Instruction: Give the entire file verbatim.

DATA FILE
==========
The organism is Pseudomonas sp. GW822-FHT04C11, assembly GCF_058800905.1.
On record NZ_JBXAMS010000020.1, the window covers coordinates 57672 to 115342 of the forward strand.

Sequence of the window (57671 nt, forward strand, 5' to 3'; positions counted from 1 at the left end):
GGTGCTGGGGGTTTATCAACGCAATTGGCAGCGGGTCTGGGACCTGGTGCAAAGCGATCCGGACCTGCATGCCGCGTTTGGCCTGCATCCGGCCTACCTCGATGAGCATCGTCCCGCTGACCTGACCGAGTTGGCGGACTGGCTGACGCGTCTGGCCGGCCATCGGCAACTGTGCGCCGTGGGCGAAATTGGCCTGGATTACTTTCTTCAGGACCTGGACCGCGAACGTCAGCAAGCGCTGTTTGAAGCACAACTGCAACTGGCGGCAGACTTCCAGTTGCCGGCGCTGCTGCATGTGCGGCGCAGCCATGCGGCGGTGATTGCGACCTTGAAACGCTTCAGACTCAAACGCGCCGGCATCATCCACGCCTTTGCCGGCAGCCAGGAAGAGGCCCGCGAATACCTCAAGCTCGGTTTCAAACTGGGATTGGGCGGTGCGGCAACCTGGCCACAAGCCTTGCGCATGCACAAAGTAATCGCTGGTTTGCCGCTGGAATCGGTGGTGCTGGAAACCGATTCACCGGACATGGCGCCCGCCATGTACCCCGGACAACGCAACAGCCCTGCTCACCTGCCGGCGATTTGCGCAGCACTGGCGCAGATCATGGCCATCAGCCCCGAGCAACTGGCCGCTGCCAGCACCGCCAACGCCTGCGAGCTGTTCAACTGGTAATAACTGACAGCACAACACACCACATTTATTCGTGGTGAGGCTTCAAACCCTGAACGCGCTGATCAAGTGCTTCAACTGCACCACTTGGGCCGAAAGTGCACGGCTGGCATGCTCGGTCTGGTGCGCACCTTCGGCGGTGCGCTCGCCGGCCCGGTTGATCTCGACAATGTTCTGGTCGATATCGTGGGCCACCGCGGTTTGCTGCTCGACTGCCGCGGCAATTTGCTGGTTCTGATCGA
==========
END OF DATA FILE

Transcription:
The organism is Pseudomonas sp. GW822-FHT04C11, assembly GCF_058800905.1.
On record NZ_JBXAMS010000020.1, the window covers coordinates 57672 to 115342 of the forward strand.

Sequence of the window (57671 nt, forward strand, 5' to 3'; positions counted from 1 at the left end):
GGTGCTGGGGGTTTATCAACGCAATTGGCAGCGGGTCTGGGACCTGGTGCAAAGCGATCCGGACCTGCATGCCGCGTTTGGCCTGCATCCGGCCTACCTCGATGAGCATCGTCCCGCTGACCTGACCGAGTTGGCGGACTGGCTGACGCGTCTGGCCGGCCATCGGCAACTGTGCGCCGTGGGCGAAATTGGCCTGGATTACTTTCTTCAGGACCTGGACCGCGAACGTCAGCAAGCGCTGTTTGAAGCACAACTGCAACTGGCGGCAGACTTCCAGTTGCCGGCGCTGCTGCATGTGCGGCGCAGCCATGCGGCGGTGATTGCGACCTTGAAACGCTTCAGACTCAAACGCGCCGGCATCATCCACGCCTTTGCCGGCAGCCAGGAAGAGGCCCGCGAATACCTCAAGCTCGGTTTCAAACTGGGATTGGGCGGTGCGGCAACCTGGCCACAAGCCTTGCGCATGCACAAAGTAATCGCTGGTTTGCCGCTGGAATCGGTGGTGCTGGAAACCGATTCACCGGACATGGCGCCCGCCATGTACCCCGGACAACGCAACAGCCCTGCTCACCTGCCGGCGATTTGCGCAGCACTGGCGCAGATCATGGCCATCAGCCCCGAGCAACTGGCCGCTGCCAGCACCGCCAACGCCTGCGAGCTGTTCAACTGGTAATAACTGACAGCACAACACACCACATTTATTCGTGGTGAGGCTTCAAACCCTGAACGCGCTGATCAAGTGCTTCAACTGCACCACTTGGGCCGAAAGTGCACGGCTGGCATGCTCGGTCTGGTGCGCACCTTCGGCGGTGCGCTCGCCGGCCCGGTTGATCTCGACAATGTTCTGGTCGATATCGTGGGCCACCGCGGTTTGCTGCTCGACTGCCGCGGCAATTTGCTGGTTCTGATCGA